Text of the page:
Hischier went from no time against Ghost and 4 minutes against Provorov, to an absurd 7:18/8:45 (83%) of his ice time against the pair. But it wasn’t restricted to an injury-induced defensive change. After playing only 2:13/11:54 (19%) of his minutes against the Couturier line in the first game, Hischier saw them in 7:18/8:45 (77%) of his minutes in the second game. Unsurprisingly, going up almost exclusively against a lineup of Provorov, Gosthisbehere, Giroux, Couturier, and Konecny, Hischier & Co struggled mightily, garnering only around 20% of the shot attempts.

The last few games, Hynes had used the Zajac line to attempt to mitigate the danger of the other teams top unit. This would allow Nico and Hall to get a pretty even split of whatever’s left, and guys like Zacha and Wood would feast on the scraps remaining. When Hynes couldn’t/wouldn’t implement that plan, the whole team suffered as a result.

Why Was This So Effective?

If the opposing team uses all of their studs against one line, then they don’t have all those guys to use against the rest of our team, right? So shouldn’t the net effect not matter much? The reason that this matters so much against this Devils team is because the Devils are a deceptively shallow team. Although our top 3 players contribute the 5th lowest percent of our toatl team goals, we are in the middle of the league in percent of total points contributed, and they have contributed the 6th highest percent of our total HDCFs in the NHL. Also, our team struggles a lot to move the puck through the neutral zone when the top line is off the ice.

Last week, I showed visualizations of the Devils in All-Three-Zone Data. In it, I presented an image of all our forwards in the statistics. The Devils are a top-heavy team, and the top players are all on the same line. In particular, Nico Hischier and Taylor Hall have been our two best players by far. As of right now, at 5v5, we are simply not getting anything from the second tier of forwards on this roster. As an example, Palmieri and Zajac each have only 5 points at evens so far. For some context, Jimmy Hayes has 8. Now, Philly is pretty top-heavy too, but when you win the matchup with your elite guys, then lacking depth matters less. It’s when the top guys get buried like ours did in at the Wells Fargo Center that you need to start to get production from other places.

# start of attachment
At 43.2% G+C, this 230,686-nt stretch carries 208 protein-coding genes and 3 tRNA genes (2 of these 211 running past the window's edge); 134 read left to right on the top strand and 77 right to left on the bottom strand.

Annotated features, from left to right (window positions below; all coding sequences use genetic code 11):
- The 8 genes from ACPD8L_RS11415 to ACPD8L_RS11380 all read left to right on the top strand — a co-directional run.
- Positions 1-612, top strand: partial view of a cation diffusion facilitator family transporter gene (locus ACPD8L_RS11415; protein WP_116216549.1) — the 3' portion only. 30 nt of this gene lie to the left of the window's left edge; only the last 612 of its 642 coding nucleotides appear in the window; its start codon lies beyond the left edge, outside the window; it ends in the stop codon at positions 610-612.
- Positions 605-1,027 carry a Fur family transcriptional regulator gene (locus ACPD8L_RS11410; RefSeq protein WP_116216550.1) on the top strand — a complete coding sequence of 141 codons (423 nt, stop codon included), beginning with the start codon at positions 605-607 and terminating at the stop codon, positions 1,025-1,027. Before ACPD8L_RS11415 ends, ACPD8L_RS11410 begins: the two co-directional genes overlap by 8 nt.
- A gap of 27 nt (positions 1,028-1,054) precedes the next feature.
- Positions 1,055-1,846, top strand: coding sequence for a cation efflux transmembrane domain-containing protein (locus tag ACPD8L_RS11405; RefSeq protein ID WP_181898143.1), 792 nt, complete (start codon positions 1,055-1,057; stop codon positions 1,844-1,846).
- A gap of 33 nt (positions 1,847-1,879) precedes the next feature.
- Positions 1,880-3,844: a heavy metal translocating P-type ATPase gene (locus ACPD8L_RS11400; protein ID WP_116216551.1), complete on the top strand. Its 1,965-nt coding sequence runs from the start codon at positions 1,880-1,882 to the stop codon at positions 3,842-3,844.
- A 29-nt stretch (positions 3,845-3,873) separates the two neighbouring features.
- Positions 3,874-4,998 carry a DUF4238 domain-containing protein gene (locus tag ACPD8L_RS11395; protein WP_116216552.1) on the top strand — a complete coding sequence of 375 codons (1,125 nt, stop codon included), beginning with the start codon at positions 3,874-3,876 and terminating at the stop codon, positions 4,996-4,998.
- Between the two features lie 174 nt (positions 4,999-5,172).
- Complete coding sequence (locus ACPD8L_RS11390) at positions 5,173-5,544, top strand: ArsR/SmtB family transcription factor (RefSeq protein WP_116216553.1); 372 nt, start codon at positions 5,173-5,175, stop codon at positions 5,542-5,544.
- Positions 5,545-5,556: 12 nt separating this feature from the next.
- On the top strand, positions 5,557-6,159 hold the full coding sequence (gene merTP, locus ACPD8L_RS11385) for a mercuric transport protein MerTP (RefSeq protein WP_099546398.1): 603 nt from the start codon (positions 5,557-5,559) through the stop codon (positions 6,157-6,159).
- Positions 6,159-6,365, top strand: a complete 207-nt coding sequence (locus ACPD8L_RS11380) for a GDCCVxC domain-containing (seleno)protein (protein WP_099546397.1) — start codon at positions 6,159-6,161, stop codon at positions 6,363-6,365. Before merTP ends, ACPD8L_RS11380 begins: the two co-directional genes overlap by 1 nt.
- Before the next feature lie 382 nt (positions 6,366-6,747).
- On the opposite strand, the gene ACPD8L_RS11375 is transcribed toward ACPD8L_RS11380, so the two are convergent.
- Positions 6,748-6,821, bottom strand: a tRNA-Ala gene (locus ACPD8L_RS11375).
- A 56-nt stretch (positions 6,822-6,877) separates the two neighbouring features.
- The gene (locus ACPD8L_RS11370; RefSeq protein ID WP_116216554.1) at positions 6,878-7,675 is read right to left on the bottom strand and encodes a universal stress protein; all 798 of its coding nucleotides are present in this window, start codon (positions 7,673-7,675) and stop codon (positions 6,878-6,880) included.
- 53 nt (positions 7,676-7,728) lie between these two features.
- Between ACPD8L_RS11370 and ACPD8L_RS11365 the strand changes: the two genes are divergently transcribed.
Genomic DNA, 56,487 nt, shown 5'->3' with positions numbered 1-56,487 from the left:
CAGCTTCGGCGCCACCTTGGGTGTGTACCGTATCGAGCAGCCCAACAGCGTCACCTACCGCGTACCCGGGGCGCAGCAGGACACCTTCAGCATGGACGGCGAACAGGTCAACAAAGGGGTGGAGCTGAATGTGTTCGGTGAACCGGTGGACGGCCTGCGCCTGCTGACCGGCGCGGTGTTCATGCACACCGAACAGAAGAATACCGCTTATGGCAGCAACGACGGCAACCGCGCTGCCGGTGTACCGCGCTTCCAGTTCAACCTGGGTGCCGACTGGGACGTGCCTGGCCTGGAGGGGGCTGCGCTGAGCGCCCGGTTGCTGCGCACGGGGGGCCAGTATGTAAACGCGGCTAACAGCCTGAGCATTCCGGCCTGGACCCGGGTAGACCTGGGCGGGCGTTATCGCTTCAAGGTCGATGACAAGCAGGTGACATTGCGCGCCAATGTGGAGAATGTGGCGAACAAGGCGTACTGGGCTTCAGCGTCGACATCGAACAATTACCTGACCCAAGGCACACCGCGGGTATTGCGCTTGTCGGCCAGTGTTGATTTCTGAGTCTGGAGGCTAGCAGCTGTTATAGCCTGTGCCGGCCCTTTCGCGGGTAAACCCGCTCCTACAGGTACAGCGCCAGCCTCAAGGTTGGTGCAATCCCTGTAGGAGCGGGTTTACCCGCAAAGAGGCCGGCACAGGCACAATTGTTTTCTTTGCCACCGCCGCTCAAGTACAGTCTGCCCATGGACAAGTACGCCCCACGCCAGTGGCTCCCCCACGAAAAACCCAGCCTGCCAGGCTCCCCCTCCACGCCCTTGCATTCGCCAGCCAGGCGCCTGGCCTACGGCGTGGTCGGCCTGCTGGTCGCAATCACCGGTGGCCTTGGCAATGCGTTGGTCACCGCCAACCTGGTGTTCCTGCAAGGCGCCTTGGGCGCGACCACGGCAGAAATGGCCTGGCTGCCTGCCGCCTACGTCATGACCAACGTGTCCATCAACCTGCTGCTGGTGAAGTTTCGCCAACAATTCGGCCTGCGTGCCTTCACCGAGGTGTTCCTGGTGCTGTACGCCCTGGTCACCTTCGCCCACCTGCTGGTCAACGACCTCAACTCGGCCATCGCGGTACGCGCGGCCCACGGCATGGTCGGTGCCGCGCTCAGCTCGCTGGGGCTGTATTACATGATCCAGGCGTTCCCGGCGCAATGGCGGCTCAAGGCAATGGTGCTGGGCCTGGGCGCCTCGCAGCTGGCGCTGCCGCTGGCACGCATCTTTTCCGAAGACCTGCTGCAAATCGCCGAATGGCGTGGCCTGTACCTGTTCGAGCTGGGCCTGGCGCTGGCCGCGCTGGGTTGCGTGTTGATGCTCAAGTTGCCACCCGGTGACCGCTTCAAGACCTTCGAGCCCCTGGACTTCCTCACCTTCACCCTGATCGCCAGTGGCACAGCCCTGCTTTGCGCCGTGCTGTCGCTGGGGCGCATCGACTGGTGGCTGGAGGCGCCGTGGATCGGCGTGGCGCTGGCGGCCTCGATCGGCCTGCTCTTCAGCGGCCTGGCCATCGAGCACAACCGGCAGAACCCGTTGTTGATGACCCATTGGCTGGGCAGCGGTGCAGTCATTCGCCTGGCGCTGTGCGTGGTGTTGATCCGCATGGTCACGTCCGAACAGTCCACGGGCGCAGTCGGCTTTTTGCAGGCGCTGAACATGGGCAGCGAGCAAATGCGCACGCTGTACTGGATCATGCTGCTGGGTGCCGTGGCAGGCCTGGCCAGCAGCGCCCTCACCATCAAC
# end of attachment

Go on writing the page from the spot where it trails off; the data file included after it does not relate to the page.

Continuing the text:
The difficulties our roster is experiencing at the 2nd level makes it an easy decision for an opposing coach with a line containing the 4 all-stars, 2 of whom can take faceoffs, including the current Selke-favorite. Couturier and Giroux won all 4 draws the took against Nico, and they never gave the puck back after winning it every time.

Concluding Thoughts

If Hynes isn’t careful, this is a legitimate blueprint that the elite teams with strong top units can use to neutralize the Devils best players when the come to town. I believe this game exposed how much this team struggles when you take out one line. I liked seeing Hynes experiment with depth and line flexibility in the game against Boston last night. They have a, what some people have called, the best forward line in the NHL right now. Going to visit a team with that line sans Hall, Hynes was forced to spread the talent around so that none could be taken out by Bergeron & Friends, and it worked. Hopefully the coaching staff continues to be creative in how they spread around the talent moving into this critical portion of the year.

If you disagree with anything that I’ve said about how the Flyers adapted to the Devils and took it to us in the second game, feel free to say so in the comments. Do you think this is a dangerous thing? Can other teams do the same thing to us that Hakstol did? Does Hynes need to distribute the talent up and down the roster when we’re away to protect against this type of strategy? Leave your thoughts on any of these questions below, and as always, thanks for reading!